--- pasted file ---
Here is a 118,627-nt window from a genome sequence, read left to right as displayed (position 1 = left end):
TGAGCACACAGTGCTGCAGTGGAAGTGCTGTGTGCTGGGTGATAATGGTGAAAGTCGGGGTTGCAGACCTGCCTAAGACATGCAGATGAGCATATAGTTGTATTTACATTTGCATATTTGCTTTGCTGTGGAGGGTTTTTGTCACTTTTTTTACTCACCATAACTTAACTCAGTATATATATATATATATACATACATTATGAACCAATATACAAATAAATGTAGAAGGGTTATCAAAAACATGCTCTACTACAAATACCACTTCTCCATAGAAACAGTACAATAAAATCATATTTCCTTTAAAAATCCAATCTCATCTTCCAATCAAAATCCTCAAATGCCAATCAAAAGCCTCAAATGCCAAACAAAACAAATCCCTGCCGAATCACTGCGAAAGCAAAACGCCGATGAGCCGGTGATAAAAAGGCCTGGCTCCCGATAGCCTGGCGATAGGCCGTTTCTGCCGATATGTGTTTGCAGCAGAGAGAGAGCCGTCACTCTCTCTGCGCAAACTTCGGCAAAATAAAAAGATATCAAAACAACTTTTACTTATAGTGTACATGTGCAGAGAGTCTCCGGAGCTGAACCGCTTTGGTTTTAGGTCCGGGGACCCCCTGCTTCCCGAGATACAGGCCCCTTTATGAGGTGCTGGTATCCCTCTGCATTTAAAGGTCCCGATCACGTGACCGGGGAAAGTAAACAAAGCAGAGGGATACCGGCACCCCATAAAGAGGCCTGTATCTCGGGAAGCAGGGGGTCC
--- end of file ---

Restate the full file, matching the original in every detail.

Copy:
Here is a 118,627-nt window from a genome sequence, read left to right as displayed (position 1 = left end):
TGAGCACACAGTGCTGCAGTGGAAGTGCTGTGTGCTGGGTGATAATGGTGAAAGTCGGGGTTGCAGACCTGCCTAAGACATGCAGATGAGCATATAGTTGTATTTACATTTGCATATTTGCTTTGCTGTGGAGGGTTTTTGTCACTTTTTTTACTCACCATAACTTAACTCAGTATATATATATATATATACATACATTATGAACCAATATACAAATAAATGTAGAAGGGTTATCAAAAACATGCTCTACTACAAATACCACTTCTCCATAGAAACAGTACAATAAAATCATATTTCCTTTAAAAATCCAATCTCATCTTCCAATCAAAATCCTCAAATGCCAATCAAAAGCCTCAAATGCCAAACAAAACAAATCCCTGCCGAATCACTGCGAAAGCAAAACGCCGATGAGCCGGTGATAAAAAGGCCTGGCTCCCGATAGCCTGGCGATAGGCCGTTTCTGCCGATATGTGTTTGCAGCAGAGAGAGAGCCGTCACTCTCTCTGCGCAAACTTCGGCAAAATAAAAAGATATCAAAACAACTTTTACTTATAGTGTACATGTGCAGAGAGTCTCCGGAGCTGAACCGCTTTGGTTTTAGGTCCGGGGACCCCCTGCTTCCCGAGATACAGGCCCCTTTATGAGGTGCTGGTATCCCTCTGCATTTAAAGGTCCCGATCACGTGACCGGGGAAAGTAAACAAAGCAGAGGGATACCGGCACCCCATAAAGAGGCCTGTATCTCGGGAAGCAGGGGGTCC